רב יהודה אמר רב אסי כל כסף האמור בתורה סתם כסף צורי ושל דבריהם כסף מדינה § Rav Yehuda says that Rav Asi says: Every sum of money stated in the Torah without specifying that it is in shekels is referring to silver dinars of Tyrian coinage, which have a high value. And every mention of coins in statements of the Sages is referring to provincial coinage, which was worth roughly one-eighth of Tyrian coinage.
וכללא הוא והרי טענה דכתיב (שמות כב ו) כי יתן איש אל רעהו כסף או כלים לשמור The Gemara challenges: And is it an established principle that all money mentioned in the Torah is a silver dinar of Tyrian coinage? But there is the case of one who admits to part of a claim that he has not returned a deposit or loan, where it is written: “If a man deliver to his neighbor money or vessels to guard and it is stolen out of the man’s house…the cause of both parties shall come before the judges” (Exodus 22:6–8). This teaches that the case is brought to a court, where the defendant must take an oath.
ותנן שבועת הדיינין הטענה שתי כסף And we learned in a mishna with regard to one who admits to part of a claim (Shevuot 38b): The oath administered by the judges to one who admits to part of a claim is administered only when the claim is for at least two silver ma’a, and the defendant’s admission is to at least the value of one peruta. If every sum of money mentioned in the Torah is referring to Tyrian coinage, how did the Sages arrive at the amount of two ma’a in this case?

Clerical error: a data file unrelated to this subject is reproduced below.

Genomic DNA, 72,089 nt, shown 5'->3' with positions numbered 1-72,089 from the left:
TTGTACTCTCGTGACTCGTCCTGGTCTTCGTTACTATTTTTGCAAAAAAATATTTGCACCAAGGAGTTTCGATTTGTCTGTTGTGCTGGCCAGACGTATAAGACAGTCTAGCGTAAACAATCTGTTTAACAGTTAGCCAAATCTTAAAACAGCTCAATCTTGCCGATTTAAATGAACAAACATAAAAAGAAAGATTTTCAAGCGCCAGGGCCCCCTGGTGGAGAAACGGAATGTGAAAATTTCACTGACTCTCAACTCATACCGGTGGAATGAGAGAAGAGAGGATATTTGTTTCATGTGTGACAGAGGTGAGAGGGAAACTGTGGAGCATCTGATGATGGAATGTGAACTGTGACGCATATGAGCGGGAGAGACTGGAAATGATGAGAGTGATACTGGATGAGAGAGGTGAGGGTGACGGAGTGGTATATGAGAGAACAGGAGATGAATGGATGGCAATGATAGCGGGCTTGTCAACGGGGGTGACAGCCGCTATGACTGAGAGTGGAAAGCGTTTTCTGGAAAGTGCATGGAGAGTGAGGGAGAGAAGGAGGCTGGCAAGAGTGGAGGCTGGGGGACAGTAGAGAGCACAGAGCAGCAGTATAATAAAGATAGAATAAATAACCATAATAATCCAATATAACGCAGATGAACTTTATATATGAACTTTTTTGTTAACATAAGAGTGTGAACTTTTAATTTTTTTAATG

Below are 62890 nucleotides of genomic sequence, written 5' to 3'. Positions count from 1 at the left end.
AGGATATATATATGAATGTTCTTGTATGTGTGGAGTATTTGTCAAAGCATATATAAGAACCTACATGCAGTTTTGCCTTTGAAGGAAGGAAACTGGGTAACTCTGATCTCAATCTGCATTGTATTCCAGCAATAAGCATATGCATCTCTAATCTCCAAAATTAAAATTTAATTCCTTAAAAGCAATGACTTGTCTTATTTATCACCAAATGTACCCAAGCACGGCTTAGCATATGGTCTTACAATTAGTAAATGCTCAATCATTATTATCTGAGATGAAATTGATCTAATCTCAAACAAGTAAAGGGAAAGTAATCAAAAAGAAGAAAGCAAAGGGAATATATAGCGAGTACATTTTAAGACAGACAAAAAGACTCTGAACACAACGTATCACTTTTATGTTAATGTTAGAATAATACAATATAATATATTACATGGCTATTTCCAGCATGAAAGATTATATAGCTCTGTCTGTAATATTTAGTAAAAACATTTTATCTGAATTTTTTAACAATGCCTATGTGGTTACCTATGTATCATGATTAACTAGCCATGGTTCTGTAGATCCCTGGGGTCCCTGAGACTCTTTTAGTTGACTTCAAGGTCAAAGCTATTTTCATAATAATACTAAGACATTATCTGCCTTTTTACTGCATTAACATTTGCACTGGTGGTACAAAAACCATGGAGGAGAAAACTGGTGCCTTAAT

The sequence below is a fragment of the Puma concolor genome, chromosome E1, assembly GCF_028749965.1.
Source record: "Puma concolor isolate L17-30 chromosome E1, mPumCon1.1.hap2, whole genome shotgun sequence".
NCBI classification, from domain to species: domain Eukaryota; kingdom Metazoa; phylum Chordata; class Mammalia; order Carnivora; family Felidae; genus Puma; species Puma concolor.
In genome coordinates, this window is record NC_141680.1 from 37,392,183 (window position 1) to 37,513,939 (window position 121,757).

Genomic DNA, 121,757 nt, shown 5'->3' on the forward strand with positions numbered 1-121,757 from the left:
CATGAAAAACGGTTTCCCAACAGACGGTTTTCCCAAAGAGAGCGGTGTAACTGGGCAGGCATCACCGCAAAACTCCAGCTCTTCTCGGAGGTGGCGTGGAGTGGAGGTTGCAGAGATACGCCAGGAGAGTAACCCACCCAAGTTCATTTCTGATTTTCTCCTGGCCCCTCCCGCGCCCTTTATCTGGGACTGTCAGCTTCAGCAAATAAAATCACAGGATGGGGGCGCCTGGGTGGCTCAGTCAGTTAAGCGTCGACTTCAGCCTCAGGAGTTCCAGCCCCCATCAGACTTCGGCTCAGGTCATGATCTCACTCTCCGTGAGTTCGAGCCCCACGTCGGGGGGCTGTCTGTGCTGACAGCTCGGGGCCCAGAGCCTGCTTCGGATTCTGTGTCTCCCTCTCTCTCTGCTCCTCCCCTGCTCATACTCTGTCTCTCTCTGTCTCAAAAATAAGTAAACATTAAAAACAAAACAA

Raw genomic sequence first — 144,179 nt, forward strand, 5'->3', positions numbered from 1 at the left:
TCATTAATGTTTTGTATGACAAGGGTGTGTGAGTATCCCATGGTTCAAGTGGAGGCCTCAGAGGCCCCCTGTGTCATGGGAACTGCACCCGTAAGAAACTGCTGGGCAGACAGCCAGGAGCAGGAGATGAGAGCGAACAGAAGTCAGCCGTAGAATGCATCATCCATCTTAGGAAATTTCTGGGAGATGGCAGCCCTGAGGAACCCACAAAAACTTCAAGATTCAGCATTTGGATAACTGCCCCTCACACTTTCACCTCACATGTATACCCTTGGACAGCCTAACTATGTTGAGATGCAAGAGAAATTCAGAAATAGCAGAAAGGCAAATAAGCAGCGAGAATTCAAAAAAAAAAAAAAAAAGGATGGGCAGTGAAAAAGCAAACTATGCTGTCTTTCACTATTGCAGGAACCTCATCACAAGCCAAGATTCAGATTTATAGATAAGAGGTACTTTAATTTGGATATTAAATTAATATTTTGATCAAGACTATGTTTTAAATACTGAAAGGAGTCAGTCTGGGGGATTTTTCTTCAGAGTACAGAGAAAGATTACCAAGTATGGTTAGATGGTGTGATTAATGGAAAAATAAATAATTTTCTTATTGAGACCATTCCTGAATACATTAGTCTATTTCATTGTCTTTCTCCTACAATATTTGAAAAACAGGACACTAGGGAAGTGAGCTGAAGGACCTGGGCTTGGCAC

שאני התם דכתיב כסף או כלים מה כלים שנים אף כסף שנים ומה כסף דבר חשוב אף כלים דבר חשוב The Gemara explains: There, the halakha is derived from a juxtaposition, as the “money” mentioned in the verse is similar to “vessels”: Just as the word “vessels” indicates at least two, so too, “money” is referring to at least two coins. And just as money is a significant item, i.e., silver ma’a, so too, the vessels must be a significant item. Rav Asi, by contrast, is referring to a mention of money where there is no juxtaposition.
והרי מעשר דכתיב (דברים יד, כה) וצרת הכסף בידך ותנן הפורט סלע במעות מעשר שני כסף כסף ריבה The Gemara challenges: But there is the case of the redemption of second tithe, as it is written: “And bind up the money in your hand” (Deuteronomy 14:25). And yet we learned in a mishna (Ma’aser Sheni 2:8): With regard to one who exchanges copper coins of second-tithe money for a sela, Beit Shammai say: He may exchange the copper coins for the entire silver sela. This mishna indicates that second-tithe money, mentioned in the Torah, can be in the form of copper coins, and is not required to be in the form of silver coins. The Gemara explains that the verse states: “Money,” “money,” using the term more than once. This serves as an amplification. In other words, this addition teaches that second-tithe money can be in any coinage, including copper coins.